Do violins increase in value?

Well… we’ll talk about this in a bit.

But the point is, in many cases, when we’re comparing a violin to “good old boy” violins, we’re really comparing to new violins, made from the same type of material, or made using the same equipment. So when the price becomes less than the same quality of the old ones, there’s a very big price differential.

In the old days, manufacturers used to sell violins at between $500 and $1,000!

Nowadays, the price of a good violin can cost up to $2,000, making it much easier to sell any other violin from any maker. The old makers had a big advantage selling their wares to violins, but now, it’s all new violins made all the time, making violins the new violins.

So why is cheap violins so much more sought after?
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It turns out that the quality and design of good violins is just as important for us as they are for the manufacturer. The quality of a piece of music plays a huge role in how successful your piece is.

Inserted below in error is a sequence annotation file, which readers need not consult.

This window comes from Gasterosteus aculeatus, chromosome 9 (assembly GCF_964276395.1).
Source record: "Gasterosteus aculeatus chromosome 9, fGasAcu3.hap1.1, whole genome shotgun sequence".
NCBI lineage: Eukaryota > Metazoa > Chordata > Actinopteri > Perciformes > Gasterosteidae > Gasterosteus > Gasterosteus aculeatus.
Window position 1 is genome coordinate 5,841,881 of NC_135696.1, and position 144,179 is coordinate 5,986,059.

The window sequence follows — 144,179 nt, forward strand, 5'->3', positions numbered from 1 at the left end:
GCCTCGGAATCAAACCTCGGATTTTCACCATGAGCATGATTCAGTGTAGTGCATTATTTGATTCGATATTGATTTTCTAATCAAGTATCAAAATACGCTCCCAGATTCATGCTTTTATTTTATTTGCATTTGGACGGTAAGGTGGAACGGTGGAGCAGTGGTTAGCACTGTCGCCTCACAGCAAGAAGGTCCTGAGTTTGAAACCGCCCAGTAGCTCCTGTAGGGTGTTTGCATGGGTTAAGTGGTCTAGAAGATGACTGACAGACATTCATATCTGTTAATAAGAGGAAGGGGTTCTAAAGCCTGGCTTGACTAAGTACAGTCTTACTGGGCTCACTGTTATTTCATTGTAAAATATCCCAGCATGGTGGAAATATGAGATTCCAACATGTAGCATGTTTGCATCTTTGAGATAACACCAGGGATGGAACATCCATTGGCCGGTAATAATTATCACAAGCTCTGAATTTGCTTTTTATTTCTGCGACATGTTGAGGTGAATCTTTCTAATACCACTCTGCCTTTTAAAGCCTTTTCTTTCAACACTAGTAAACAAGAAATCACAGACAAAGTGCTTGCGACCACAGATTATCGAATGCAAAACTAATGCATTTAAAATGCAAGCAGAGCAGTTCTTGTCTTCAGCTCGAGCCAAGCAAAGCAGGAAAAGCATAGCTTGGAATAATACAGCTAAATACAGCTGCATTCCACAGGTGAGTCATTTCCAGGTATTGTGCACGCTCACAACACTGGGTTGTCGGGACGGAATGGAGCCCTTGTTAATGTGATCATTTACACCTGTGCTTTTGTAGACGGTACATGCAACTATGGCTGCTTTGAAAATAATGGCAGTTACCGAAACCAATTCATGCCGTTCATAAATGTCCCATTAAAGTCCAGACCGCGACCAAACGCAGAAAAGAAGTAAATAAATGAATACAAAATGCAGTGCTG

In some ways, the quality and design of instruments plays a part in how successful your audience will be.

The quality of your instrument is also a big part of how well you will enjoy your experience with it. If you play with a bad instrument, then you may not enjoy yourself, and you may get a bad view of the performance.

How do good violins compare to “regular” violins?

Viola-brand violins cost more, but this only makes sense from the standpoint of quality – if it’s one of the best violins on the market, then the other violins you might play with are going to be of higher quality as well.

There are several reasons why these “regular” violins cost more to manufacture, and many of these reasons apply to quality as well. Below are a few highlights.

The material of the violins (stainless steel/aluminum) is not that valuable. The quality of the instrument may be better, but it is not “better” enough to justify buying that many of them in a batch. The design of the instrument is less “designer”-focused, and more focused on function.

I was able to find the violins sold in the UK, the United States, and elsewhere that cost less than $2,000.